This paper reflects upon the labour market demand of high-waged professional and managerial workers within global cities during the 1980s boom. The argument is that a single international labour market for professional and managerial workers was established in global cities and that this distinctive division of labour is reproduced between the global cities through: labour market restructuring; cultural and social professionalization; the employment policies of transnational corporations; and the carreer ambitions of the labour force. The argument is supported by a detailed study of British high-waged professional and managerial workers employed within Manhattan's financial community.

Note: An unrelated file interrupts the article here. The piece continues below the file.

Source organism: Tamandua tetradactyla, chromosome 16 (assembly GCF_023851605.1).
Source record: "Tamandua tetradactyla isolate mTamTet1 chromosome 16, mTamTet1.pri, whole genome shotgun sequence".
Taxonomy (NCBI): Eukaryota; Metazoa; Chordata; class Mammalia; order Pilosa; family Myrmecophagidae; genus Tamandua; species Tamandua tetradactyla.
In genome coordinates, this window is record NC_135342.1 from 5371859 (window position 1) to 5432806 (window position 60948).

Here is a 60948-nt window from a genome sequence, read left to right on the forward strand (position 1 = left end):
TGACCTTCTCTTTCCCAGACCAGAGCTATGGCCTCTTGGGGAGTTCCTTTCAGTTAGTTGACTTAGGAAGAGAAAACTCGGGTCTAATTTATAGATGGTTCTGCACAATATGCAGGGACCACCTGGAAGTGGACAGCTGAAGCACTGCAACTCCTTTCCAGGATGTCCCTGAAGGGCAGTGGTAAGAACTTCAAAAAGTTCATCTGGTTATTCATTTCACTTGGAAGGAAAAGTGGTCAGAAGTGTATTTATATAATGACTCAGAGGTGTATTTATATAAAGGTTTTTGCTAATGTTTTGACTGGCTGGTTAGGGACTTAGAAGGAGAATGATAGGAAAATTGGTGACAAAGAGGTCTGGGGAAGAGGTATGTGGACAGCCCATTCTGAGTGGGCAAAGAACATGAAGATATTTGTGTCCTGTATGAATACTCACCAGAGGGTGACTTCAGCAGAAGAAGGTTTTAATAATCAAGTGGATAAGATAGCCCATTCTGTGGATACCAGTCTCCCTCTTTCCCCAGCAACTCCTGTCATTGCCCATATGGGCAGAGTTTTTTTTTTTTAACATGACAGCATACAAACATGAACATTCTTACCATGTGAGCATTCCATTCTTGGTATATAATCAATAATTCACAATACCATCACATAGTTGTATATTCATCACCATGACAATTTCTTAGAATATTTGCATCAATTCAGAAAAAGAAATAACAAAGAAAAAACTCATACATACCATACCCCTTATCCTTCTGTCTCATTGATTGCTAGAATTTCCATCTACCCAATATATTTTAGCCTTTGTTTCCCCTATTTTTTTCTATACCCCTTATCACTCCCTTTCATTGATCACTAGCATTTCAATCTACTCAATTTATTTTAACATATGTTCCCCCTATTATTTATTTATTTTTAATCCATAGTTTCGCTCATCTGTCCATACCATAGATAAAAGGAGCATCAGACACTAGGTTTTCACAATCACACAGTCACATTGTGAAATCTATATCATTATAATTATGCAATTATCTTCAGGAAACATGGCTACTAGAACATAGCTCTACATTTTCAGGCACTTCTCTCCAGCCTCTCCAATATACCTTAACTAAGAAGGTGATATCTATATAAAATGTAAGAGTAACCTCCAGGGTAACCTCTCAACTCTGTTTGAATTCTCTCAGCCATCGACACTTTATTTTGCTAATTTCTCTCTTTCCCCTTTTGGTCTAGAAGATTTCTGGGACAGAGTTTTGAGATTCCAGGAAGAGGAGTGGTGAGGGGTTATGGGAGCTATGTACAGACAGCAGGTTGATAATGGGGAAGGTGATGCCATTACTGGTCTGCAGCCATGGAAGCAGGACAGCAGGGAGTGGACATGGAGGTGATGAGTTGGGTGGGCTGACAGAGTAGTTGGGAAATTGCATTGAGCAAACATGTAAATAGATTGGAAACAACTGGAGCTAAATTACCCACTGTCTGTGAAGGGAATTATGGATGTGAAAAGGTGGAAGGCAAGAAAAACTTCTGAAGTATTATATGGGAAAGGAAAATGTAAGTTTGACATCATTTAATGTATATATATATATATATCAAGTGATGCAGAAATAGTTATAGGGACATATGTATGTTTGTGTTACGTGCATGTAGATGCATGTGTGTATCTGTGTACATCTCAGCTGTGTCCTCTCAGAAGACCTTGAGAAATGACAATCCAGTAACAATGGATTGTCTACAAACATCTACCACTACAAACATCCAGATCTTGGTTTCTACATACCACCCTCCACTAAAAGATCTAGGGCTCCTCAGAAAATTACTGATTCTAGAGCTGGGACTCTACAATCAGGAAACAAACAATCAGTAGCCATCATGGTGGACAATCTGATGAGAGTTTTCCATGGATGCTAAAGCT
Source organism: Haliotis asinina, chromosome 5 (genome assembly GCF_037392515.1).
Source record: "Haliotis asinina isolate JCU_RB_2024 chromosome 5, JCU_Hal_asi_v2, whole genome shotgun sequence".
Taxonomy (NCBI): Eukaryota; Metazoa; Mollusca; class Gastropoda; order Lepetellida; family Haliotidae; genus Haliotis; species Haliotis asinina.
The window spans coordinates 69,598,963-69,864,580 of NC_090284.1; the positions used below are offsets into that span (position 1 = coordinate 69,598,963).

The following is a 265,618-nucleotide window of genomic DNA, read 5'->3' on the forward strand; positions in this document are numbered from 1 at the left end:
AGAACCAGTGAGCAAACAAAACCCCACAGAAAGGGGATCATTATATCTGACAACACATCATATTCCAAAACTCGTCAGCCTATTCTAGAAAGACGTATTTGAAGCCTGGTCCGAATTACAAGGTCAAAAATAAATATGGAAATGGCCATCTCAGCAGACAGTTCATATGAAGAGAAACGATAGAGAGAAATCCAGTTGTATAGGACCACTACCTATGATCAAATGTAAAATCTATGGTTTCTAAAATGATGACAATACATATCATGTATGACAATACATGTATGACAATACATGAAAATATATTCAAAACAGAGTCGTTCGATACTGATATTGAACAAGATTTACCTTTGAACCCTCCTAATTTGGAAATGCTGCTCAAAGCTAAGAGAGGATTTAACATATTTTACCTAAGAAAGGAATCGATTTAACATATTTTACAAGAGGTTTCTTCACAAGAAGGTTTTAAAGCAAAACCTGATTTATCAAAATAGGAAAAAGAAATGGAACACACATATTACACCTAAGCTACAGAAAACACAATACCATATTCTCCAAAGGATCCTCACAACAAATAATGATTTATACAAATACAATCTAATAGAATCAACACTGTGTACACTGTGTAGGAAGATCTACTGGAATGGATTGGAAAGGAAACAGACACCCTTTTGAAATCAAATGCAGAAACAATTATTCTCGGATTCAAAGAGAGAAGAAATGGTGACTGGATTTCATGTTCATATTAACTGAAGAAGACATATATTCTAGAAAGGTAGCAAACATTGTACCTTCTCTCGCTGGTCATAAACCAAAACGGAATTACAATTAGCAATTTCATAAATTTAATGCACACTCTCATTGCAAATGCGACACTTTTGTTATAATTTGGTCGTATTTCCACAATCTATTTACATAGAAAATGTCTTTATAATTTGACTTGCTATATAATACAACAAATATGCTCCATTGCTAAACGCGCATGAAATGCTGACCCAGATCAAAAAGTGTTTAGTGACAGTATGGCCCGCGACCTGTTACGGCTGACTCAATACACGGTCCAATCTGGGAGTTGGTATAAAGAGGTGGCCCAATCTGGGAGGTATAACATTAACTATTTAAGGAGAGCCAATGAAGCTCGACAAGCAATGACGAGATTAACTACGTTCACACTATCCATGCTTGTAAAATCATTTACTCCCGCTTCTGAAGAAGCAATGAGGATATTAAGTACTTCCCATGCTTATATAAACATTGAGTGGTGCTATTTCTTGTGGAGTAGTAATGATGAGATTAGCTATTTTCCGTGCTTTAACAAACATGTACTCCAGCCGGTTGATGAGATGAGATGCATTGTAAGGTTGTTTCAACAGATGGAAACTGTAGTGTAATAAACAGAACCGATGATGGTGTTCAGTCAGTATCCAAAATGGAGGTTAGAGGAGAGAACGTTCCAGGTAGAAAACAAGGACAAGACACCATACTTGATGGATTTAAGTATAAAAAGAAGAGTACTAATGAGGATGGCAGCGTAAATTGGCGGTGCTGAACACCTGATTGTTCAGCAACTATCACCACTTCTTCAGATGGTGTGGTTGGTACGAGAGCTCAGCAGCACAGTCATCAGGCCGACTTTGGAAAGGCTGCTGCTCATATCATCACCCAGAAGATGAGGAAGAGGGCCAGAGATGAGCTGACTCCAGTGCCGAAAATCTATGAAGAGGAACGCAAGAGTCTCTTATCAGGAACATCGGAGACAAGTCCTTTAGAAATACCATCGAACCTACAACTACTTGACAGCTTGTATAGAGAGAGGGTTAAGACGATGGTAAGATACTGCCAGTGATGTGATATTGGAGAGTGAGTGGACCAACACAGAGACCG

|Number of pages||26|
|Journal||International Journal of Urban and Regional Research|
|Publication status||Published - Sep 1996|
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